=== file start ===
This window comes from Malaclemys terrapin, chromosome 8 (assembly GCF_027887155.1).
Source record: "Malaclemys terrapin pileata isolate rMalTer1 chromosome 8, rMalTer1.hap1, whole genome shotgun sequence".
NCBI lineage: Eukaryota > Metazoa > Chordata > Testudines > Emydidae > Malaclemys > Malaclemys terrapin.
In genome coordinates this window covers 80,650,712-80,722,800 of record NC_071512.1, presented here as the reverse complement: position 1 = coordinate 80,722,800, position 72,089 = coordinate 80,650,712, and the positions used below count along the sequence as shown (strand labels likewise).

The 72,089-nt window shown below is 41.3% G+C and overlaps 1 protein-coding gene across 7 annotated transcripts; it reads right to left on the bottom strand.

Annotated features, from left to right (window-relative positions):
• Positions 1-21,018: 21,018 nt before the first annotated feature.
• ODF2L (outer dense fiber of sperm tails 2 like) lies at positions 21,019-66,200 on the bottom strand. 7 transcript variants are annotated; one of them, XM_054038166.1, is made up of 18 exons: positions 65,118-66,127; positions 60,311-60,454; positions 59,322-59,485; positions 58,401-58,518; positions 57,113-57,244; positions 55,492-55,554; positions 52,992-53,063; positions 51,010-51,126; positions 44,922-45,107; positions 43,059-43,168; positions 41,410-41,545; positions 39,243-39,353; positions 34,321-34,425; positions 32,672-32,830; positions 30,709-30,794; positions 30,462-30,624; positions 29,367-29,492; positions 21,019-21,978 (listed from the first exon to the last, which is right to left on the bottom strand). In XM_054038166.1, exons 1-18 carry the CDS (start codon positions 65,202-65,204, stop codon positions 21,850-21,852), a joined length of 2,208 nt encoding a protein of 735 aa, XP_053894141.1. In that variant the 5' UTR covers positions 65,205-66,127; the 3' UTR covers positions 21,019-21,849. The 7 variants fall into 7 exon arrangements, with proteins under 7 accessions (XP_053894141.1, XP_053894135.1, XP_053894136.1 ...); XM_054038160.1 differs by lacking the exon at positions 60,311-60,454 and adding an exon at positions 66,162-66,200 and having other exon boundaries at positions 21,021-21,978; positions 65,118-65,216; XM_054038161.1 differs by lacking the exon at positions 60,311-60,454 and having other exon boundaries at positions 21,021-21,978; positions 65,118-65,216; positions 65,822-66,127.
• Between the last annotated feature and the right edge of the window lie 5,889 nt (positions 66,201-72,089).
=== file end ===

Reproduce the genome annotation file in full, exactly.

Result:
This window comes from Malaclemys terrapin, chromosome 8 (assembly GCF_027887155.1).
Source record: "Malaclemys terrapin pileata isolate rMalTer1 chromosome 8, rMalTer1.hap1, whole genome shotgun sequence".
NCBI lineage: Eukaryota > Metazoa > Chordata > Testudines > Emydidae > Malaclemys > Malaclemys terrapin.
In genome coordinates this window covers 80,650,712-80,722,800 of record NC_071512.1, presented here as the reverse complement: position 1 = coordinate 80,722,800, position 72,089 = coordinate 80,650,712, and the positions used below count along the sequence as shown (strand labels likewise).

The 72,089-nt window shown below is 41.3% G+C and overlaps 1 protein-coding gene across 7 annotated transcripts; it reads right to left on the bottom strand.

Annotated features, from left to right (window-relative positions):
• Positions 1-21,018: 21,018 nt before the first annotated feature.
• ODF2L (outer dense fiber of sperm tails 2 like) lies at positions 21,019-66,200 on the bottom strand. 7 transcript variants are annotated; one of them, XM_054038166.1, is made up of 18 exons: positions 65,118-66,127; positions 60,311-60,454; positions 59,322-59,485; positions 58,401-58,518; positions 57,113-57,244; positions 55,492-55,554; positions 52,992-53,063; positions 51,010-51,126; positions 44,922-45,107; positions 43,059-43,168; positions 41,410-41,545; positions 39,243-39,353; positions 34,321-34,425; positions 32,672-32,830; positions 30,709-30,794; positions 30,462-30,624; positions 29,367-29,492; positions 21,019-21,978 (listed from the first exon to the last, which is right to left on the bottom strand). In XM_054038166.1, exons 1-18 carry the CDS (start codon positions 65,202-65,204, stop codon positions 21,850-21,852), a joined length of 2,208 nt encoding a protein of 735 aa, XP_053894141.1. In that variant the 5' UTR covers positions 65,205-66,127; the 3' UTR covers positions 21,019-21,849. The 7 variants fall into 7 exon arrangements, with proteins under 7 accessions (XP_053894141.1, XP_053894135.1, XP_053894136.1 ...); XM_054038160.1 differs by lacking the exon at positions 60,311-60,454 and adding an exon at positions 66,162-66,200 and having other exon boundaries at positions 21,021-21,978; positions 65,118-65,216; XM_054038161.1 differs by lacking the exon at positions 60,311-60,454 and having other exon boundaries at positions 21,021-21,978; positions 65,118-65,216; positions 65,822-66,127.
• Between the last annotated feature and the right edge of the window lie 5,889 nt (positions 66,201-72,089).